Jabari Smith: Worthy of the First Overall Pick?
For this deep dive lottery prospect piece, Nathan and Alex teamed up to take a look at Jabari Smith's strengths and weaknesses, as well as what his role projects to be in the NBA.
There are few scouts and analysts who don’t believe Jabari Smith has earned the buzz to potentially be drafted first overall to the Orlando Magic.
Does everyone agree he’s the top prospect on a big board and would take him there unanimously? No. But to say he’s not AT LEAST in the conversation would certainly raise an eyebrow or two.
We at No Ceilings feel strongly that the 2022 NBA Draft has plenty of talented contributors waiting to be taken and meshed with the existing players on rosters around the league. I, for one, can speak for Alex and me that we’ve both been impressed by the ascension of Smith throughout the course of the scouting cycle.
The majority of betting outlets are pegging Smith to be off the board to the Magic, but even if he’s graded out as the best player available, what does his role look like in the league? How can he bring value to an Orlando squad that is in desperate need of scoring and defensive versatility?
That’s why we’re taking the time to do the “deep dive” on Smith this time around, so enjoy the conversation we had back and forth about what makes him such a unique prospect to evaluate.
Nathan: Alex, I know you’re likely high on Jabari Smith, as is pretty much everyone else in the draft space. He was one of the players we all looked at preseason and labeled a “dark horse” to potentially be selected first overall out of the 2022 class. I, for one, acknowledged the interesting blend of size, length, and face-up scoring. However, I underestimated how LETHAL of a shooter he proved to be at Auburn. Where were you at on Smith before the year started, and what are some of the things that have really stood out to you about his game after diving back into the tape?
Alex: Yeah, coming into the season, I thought Jabari Smith was clearly the best prospect in the SEC and was a Top 5 guy. That seemed to be true almost immediately as he got off to a hot start at Auburn. His ability at 6’10” to get into his 1-2 dribble pull-up is one of the best skills from a prospect in this class. It seems like he can get it off and knock it down, no matter who is defending him.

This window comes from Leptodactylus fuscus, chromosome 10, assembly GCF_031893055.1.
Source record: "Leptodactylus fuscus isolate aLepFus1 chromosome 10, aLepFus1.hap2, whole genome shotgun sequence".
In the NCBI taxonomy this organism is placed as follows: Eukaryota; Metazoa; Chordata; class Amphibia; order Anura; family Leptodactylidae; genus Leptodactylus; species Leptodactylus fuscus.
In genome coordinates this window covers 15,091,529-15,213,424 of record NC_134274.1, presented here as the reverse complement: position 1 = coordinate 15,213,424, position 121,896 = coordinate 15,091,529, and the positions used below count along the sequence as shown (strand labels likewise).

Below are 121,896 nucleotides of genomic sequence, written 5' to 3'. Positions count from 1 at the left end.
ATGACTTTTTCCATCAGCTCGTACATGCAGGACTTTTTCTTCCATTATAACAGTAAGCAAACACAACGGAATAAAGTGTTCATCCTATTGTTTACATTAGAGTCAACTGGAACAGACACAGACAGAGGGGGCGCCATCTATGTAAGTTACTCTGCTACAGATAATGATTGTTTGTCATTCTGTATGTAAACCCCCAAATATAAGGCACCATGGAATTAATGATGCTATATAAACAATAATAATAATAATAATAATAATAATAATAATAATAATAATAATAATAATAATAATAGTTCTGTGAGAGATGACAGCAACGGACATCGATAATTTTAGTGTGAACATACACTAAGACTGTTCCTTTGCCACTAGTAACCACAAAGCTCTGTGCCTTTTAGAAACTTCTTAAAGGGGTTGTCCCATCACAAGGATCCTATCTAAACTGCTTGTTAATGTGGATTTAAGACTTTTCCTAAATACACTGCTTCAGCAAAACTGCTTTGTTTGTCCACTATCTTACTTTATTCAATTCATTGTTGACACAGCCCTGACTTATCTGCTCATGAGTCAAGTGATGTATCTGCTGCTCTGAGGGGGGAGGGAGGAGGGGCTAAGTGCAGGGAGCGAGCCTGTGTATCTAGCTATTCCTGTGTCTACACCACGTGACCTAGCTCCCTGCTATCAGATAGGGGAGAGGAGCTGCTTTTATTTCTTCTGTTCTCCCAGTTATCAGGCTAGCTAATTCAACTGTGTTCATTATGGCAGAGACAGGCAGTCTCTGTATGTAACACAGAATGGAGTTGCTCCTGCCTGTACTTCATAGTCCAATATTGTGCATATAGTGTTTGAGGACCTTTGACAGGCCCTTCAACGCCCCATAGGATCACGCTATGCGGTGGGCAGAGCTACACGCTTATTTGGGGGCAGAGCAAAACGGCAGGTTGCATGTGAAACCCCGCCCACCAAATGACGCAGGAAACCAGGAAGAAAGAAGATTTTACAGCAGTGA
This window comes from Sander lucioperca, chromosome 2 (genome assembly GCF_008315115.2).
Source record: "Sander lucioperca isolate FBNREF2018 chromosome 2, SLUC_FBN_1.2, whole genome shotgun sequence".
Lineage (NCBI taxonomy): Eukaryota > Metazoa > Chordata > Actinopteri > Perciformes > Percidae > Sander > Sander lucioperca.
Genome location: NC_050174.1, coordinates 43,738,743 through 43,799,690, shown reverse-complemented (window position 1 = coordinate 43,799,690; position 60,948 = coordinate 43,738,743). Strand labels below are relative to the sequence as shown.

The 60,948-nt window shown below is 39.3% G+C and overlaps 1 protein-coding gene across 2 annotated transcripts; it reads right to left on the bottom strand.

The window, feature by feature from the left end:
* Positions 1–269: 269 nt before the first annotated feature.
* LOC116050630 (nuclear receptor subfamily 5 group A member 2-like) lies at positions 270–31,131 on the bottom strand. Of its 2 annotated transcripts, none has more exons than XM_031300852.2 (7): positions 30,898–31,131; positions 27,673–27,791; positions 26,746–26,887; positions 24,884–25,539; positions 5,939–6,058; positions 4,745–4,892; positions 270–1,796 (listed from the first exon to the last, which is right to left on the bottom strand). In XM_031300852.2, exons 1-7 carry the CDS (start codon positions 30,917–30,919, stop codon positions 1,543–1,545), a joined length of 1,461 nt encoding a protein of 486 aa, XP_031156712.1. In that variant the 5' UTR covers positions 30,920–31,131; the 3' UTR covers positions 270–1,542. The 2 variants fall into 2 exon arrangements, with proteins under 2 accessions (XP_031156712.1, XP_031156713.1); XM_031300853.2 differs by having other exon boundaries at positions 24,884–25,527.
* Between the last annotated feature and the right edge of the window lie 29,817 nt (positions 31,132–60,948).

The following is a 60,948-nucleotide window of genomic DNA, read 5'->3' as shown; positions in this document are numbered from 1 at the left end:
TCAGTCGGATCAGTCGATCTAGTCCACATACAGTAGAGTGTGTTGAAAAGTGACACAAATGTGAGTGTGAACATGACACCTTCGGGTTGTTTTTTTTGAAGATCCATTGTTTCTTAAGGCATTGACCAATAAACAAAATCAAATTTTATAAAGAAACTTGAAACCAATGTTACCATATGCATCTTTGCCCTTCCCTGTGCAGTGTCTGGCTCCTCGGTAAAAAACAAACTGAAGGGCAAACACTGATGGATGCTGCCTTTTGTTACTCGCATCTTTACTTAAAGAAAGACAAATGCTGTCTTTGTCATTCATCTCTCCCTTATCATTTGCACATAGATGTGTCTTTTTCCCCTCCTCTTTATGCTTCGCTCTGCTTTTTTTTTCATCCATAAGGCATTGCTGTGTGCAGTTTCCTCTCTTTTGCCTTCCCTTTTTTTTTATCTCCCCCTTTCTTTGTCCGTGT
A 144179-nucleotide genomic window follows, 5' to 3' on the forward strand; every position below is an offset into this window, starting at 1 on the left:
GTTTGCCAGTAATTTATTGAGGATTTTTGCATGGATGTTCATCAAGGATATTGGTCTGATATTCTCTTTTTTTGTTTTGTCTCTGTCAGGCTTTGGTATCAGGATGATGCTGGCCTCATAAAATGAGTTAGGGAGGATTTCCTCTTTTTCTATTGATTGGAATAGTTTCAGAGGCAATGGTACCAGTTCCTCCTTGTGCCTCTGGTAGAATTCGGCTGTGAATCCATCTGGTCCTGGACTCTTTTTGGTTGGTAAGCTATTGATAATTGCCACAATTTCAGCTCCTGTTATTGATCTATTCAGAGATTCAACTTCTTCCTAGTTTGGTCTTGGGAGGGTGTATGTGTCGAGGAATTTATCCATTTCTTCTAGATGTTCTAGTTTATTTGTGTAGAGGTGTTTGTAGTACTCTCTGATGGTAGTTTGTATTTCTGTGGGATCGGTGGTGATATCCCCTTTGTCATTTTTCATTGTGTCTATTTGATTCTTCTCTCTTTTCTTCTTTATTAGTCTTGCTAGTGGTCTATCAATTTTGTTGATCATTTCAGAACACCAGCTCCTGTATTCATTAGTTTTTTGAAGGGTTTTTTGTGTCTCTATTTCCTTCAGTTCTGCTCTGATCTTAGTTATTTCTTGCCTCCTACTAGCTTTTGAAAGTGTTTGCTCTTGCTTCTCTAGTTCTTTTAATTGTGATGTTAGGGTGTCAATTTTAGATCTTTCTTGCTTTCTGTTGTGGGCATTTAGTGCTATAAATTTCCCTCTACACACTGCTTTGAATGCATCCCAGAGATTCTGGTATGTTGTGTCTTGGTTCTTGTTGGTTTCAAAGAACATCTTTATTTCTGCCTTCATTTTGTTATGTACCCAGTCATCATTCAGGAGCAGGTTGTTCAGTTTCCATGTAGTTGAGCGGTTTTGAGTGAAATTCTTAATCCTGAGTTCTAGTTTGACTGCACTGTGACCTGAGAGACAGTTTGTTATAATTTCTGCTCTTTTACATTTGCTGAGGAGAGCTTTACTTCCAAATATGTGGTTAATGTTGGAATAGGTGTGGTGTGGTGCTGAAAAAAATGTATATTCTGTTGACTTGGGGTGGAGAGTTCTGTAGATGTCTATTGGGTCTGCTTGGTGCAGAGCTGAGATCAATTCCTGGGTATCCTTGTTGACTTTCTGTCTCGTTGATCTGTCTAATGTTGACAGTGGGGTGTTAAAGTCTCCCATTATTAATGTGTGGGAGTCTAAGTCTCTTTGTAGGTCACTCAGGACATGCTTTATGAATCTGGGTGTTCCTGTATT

What surprised me the most about him was his defense, though. Jabari Smith can really move his feet on the perimeter and stick with defenders, which should translate nicely in the NBA when hedging/blitzing PNRs or switching altogether. Where are you at with his defense?
Nathan: The way he moves his feet in space is what stood out to me the most regarding his defense, so we’re in agreement there. While he’s not incredibly quick, and I’m sure there will be moments quicker, more skilled guards will be able to get their shot off against him in the NBA, he isn’t the type of player you can hunt down and expect to have your way. His anticipation of what opposing offensive players are going to do and his timing and execution will help keep him on the floor in high-leverage playoff situations. That’s what teams are looking to build towards at the end of the day.
Ideally a 4 man in the league, Smith can guard wings and forwards, close out, and recover to an extent. And his rim deterrence is important to hit on as well. Not a traditional shot-blocker to qualify him with the term rim protector, Smith still cuts guys off from the basket, challenges well, and makes ball handlers think twice about driving towards the basket when he has an opportunity to help and rotate. He fits perfectly alongside a more physical big man, which is a massive advantage for the team drafting him as the size and skill that can be on the floor at the same time helps cover the holes left by teammates on the perimeter who might not be the best point-of-attack defenders, yet need to be out there for offensive advantages.
That being said, I would imagine the team who drafts him would be interested in trying him out as a center, depending on the matchup/lineup construction. Do you see a feasible future for him in those spots, especially given how well he can space the floor for everyone around him?
Alex: That’s an interesting question. I think I’d be a little hesitant in having Jabari Smith be my center for long periods of time in a game. You mentioned his rim deterrence, which is a great point, but the strength and vertical pop at the rim to be a primary rim protector is lacking with Smith right now. Having said that, if an opponent does try to go small against the team that drafts Smith, then countering by sliding him down to the 5 is intriguing, given the versatility and shooting, so I see the vision.
It would certainly open up the floor on offense, which gets me to my next question: how concerned are we with the lack of efficient scoring inside the arc? While there were some flashes of nice driving ability (primarily at the end of that UConn game in Atlantis), it was few and far between. Overall he shot just 43.5% on 2pt FGAs, which is extremely low, especially for a player his size. Is that the biggest red flag for you with Jabari Smith? Or do you see it as more of a spacing issue with Auburn that didn’t allow him to fully showcase his ability?